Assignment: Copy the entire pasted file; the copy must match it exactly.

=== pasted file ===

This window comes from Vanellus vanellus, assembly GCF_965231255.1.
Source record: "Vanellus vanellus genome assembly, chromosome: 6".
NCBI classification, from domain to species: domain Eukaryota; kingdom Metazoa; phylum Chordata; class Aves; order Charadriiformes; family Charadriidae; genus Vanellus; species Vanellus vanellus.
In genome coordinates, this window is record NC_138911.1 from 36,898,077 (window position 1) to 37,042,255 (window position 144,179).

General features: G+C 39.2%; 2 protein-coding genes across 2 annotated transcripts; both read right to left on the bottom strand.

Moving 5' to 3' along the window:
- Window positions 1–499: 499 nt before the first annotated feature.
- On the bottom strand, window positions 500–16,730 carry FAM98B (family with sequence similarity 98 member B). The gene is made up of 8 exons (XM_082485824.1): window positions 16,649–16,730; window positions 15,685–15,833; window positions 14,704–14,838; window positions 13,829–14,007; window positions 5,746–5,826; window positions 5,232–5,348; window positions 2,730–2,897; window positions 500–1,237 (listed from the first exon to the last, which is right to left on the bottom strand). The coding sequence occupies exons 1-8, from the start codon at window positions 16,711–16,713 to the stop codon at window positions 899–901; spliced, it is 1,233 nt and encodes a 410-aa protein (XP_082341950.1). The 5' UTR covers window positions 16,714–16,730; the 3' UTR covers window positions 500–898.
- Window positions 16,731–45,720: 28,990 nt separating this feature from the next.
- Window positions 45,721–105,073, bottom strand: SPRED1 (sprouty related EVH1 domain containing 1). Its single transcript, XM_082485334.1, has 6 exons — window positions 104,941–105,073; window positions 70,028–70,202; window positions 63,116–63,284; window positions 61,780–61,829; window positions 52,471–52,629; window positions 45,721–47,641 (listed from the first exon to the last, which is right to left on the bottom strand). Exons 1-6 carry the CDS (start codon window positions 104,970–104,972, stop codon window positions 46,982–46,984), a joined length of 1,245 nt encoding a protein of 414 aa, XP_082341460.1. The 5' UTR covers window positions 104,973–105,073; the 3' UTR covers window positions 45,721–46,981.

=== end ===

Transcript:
This window comes from Vanellus vanellus, assembly GCF_965231255.1.
Source record: "Vanellus vanellus genome assembly, chromosome: 6".
NCBI classification, from domain to species: domain Eukaryota; kingdom Metazoa; phylum Chordata; class Aves; order Charadriiformes; family Charadriidae; genus Vanellus; species Vanellus vanellus.
In genome coordinates, this window is record NC_138911.1 from 36,898,077 (window position 1) to 37,042,255 (window position 144,179).

General features: G+C 39.2%; 2 protein-coding genes across 2 annotated transcripts; both read right to left on the bottom strand.

Moving 5' to 3' along the window:
- Window positions 1–499: 499 nt before the first annotated feature.
- On the bottom strand, window positions 500–16,730 carry FAM98B (family with sequence similarity 98 member B). The gene is made up of 8 exons (XM_082485824.1): window positions 16,649–16,730; window positions 15,685–15,833; window positions 14,704–14,838; window positions 13,829–14,007; window positions 5,746–5,826; window positions 5,232–5,348; window positions 2,730–2,897; window positions 500–1,237 (listed from the first exon to the last, which is right to left on the bottom strand). The coding sequence occupies exons 1-8, from the start codon at window positions 16,711–16,713 to the stop codon at window positions 899–901; spliced, it is 1,233 nt and encodes a 410-aa protein (XP_082341950.1). The 5' UTR covers window positions 16,714–16,730; the 3' UTR covers window positions 500–898.
- Window positions 16,731–45,720: 28,990 nt separating this feature from the next.
- Window positions 45,721–105,073, bottom strand: SPRED1 (sprouty related EVH1 domain containing 1). Its single transcript, XM_082485334.1, has 6 exons — window positions 104,941–105,073; window positions 70,028–70,202; window positions 63,116–63,284; window positions 61,780–61,829; window positions 52,471–52,629; window positions 45,721–47,641 (listed from the first exon to the last, which is right to left on the bottom strand). Exons 1-6 carry the CDS (start codon window positions 104,970–104,972, stop codon window positions 46,982–46,984), a joined length of 1,245 nt encoding a protein of 414 aa, XP_082341460.1. The 5' UTR covers window positions 104,973–105,073; the 3' UTR covers window positions 45,721–46,981.